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Interesting & Fun Facts about ParisParis, the capital city of France, is one of the most popular tourist destinations in the world. In 2018, almost 19.1 million foreign tourists visited the city.
The city exudes romance, beauty and history, and there are many interesting facts and stories that may add a little more magic to this unique city...
Paris has affectionately become known as the “City of Love” and is often visited as a romantic getaway. It is notoriously one of the top destinations for anyone planning to propose to their partner. If a proposal isn’t on the cards, many used to make the smaller declaration of love to their partner by fixing a lock on the Pont des Arts bridge. The bridge was covered in thousands of lovers-locks which were each inscribed with a declaration of love, however, in 2015, the locks had to be removed as they were considered a threat to the structure of the bridge.
One reason why the city is notorious for its romantic vibes all of its lights, like little gems that shine across the city. Many think that the reason the city was once known as the “City of Light” is because of all its twinkling lights, but in actual fact, it was nicknamed this because it was one of the first large European cities to use gas street lighting on a grand scale – bit less romantic!
The city is overlooked by one of the most beautiful and iconic buildings in the world, the Eiffel Tower, or Tour Eiffel as the French call it. Measuring just over 1,000 feet tall, there are 1,665 steps to reach the top (unless you take the lift) and its covered in 20,000 light bulbs. The incredible sculpture was completed in 1889, two years after construction began and was named after the head engineer, Gustav Eiffel.
Until 1930 it was the tallest structure in the world but it wasn’t actually intended to be a permanent fixture. Built entirely of metal, the Tower was built as the main attraction to the Paris World’s Fair in 1889, but soon became the symbol of the city and so remained. Due to the material its constructed from, the structure can sway up to 7 inches due to the summer heats due to the metal contracting.
If you love history, then Paris is perfect for you - there are in total 1,803 monuments and 173 museums in Paris. Interestingly, Paris wasn’t always called “Paris”. It was originally founded in the 3rd century BC as a Roman City known as “Lutetia”, or Lutece in French. According to some, Lutetia was located in present-day Nanterre. The residents called themselves "Parisii" and therefore gave the name "Paris" to Lutetia.
Perhaps you prefer more artistic attractions, in which case, Paris more than delivers. The Louvre, is recognisable from its glass pyramid structure which was completed in 1989. The gallery houses some of the most notorious masterpieces including the Venus de Milo, The Raft of the Meduca and the Mona Lisa by Leonardo deVinci, which is actually the Louvre’s most heavily trafficked piece of art. In 1911, the Mona Lisa was stolen by Vincenzo Peruggia who was a former employee of The Louvre – he slipped it off the wall when nobody was watching and was caught trying to sell the work two years later in Italy. He was sentenced to one year in prison and led a relatively crime-free life thereafter.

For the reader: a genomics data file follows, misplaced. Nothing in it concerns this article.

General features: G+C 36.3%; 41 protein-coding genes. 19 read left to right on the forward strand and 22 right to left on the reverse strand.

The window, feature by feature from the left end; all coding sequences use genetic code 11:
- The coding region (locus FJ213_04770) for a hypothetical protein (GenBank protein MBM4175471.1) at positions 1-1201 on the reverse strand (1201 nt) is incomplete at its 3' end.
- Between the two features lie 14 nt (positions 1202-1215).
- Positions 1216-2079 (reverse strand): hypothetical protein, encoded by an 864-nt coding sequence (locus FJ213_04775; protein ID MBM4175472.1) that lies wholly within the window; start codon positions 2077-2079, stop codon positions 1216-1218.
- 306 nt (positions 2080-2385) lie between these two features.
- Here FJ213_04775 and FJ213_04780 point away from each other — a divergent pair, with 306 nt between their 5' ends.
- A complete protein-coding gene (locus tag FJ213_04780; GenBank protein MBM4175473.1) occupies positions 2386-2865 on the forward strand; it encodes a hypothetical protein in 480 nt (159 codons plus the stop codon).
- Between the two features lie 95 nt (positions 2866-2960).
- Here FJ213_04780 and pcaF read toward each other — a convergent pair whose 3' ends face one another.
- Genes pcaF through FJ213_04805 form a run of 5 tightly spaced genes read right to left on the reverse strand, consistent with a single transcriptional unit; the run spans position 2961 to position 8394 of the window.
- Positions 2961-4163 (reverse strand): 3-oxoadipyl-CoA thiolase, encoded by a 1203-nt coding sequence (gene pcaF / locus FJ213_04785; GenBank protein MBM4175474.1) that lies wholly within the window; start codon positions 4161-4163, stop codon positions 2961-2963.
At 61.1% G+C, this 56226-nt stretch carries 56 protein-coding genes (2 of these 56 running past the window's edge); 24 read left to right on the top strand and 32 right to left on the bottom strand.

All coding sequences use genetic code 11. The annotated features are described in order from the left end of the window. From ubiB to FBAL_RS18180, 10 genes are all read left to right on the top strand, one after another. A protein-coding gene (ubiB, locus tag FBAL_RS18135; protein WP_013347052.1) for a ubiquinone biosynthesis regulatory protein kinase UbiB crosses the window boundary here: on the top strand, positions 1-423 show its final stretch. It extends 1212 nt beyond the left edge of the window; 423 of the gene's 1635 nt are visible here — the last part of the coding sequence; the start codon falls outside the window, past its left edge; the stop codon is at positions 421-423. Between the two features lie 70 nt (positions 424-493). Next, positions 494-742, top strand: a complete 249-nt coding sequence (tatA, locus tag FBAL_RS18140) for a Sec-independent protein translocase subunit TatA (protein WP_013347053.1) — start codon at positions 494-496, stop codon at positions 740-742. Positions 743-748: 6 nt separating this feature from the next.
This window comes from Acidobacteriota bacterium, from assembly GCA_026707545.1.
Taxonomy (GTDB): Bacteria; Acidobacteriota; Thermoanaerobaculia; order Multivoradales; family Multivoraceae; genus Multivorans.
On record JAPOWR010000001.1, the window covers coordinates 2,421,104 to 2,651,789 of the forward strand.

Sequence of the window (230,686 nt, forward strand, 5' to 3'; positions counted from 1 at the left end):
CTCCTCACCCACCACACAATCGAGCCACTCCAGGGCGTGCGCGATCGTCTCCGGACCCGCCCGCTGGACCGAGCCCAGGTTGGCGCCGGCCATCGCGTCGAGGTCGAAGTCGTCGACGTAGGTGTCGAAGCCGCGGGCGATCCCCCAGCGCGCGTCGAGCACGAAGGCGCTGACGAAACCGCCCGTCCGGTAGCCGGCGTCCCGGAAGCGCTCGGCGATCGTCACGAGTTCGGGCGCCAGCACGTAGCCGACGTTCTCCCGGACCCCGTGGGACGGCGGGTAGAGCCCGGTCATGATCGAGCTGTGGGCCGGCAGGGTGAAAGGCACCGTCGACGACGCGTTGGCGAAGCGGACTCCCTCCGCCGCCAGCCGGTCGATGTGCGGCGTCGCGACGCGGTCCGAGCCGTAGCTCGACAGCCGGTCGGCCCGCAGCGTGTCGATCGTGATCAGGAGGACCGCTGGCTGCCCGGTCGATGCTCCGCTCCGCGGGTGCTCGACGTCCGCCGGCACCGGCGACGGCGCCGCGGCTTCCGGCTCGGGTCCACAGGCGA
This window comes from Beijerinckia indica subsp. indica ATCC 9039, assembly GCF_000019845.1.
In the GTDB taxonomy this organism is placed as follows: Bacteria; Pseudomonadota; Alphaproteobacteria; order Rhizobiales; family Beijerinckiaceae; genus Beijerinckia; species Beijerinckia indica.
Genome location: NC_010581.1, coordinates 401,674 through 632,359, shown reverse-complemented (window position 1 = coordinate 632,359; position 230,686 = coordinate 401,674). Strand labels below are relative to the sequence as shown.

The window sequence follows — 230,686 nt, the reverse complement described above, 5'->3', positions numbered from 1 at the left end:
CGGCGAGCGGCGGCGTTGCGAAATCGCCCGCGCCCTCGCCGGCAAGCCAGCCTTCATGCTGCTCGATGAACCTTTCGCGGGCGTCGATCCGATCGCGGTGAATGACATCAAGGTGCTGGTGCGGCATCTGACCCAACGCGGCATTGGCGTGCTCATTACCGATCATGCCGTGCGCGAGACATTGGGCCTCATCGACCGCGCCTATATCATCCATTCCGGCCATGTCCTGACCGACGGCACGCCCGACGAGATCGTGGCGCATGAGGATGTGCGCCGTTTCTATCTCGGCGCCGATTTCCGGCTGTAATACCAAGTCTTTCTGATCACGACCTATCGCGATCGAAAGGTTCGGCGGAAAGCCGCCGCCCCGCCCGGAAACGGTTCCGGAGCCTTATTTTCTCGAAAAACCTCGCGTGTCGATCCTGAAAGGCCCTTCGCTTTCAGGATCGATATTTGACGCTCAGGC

Architecturally Paris is one of the most fascinating cities with structures ranging from an obelisk in Place de la Concorde which acts as a sundial; to five replicas of the Statue of Liberty; the Arc de Triomphe which is a tribute to those who fought for France and is the Tomb of the Unknown Soldier and features in the Tour de France; and the beautiful River Seine which flows through the middle of the city and you can cross via any of its 37 bridges.
Situated in the epicentre of Paris is the stunning medieval cathedral Notre-Dame. The cathedral is home to Emmanuel, the main church bell which weighs over 13 tonnes. Most recently in 2019, the cathedral suffered a fire which caused serious damage to the roof of the building and is currently being restored.
Paris is also an incredibly green city with 450 parks and gardens in the city. Interestingly, there are actually more dogs living in Paris than children. The city is divided into 20 “arrondissements” with 6,100 rues – or streets – the shortest one, Rue des Degrés, is just 5.75 metres long, in the 2nd arrondissement.
Paris is just as interesting underground as it is overground thanks to a network of tunnels. The Catacombs of Paris are estimated to measure around 320 kilometres and are the final resting place of over 6M people. Don’t expect to explore these during your visit as only one mile of the Catacombs is actually accessible to the public. There is also an underground lake beneath the Paris Opera House.
Driving in Paris isn’t for the faint-hearted – the city was renowned for only have one stop sign, which was removed in 2012! The city is encircled by a 21-mile belt highway which is known as the Péripherique, one of the busiest in Europe. If you aren’t feeling brave enough to risk the roads, you will be able to utilise the Paris Metro which is the 4th largest public transport system in the world.
Notorious for their food, Paris has the largest number of Michelin Star restaurants in the world so you will have plenty of options to choose from! Paris has something to offer everyone. It is a beautiful city that oozes culture, splendour and romance, we know that where we got engaged!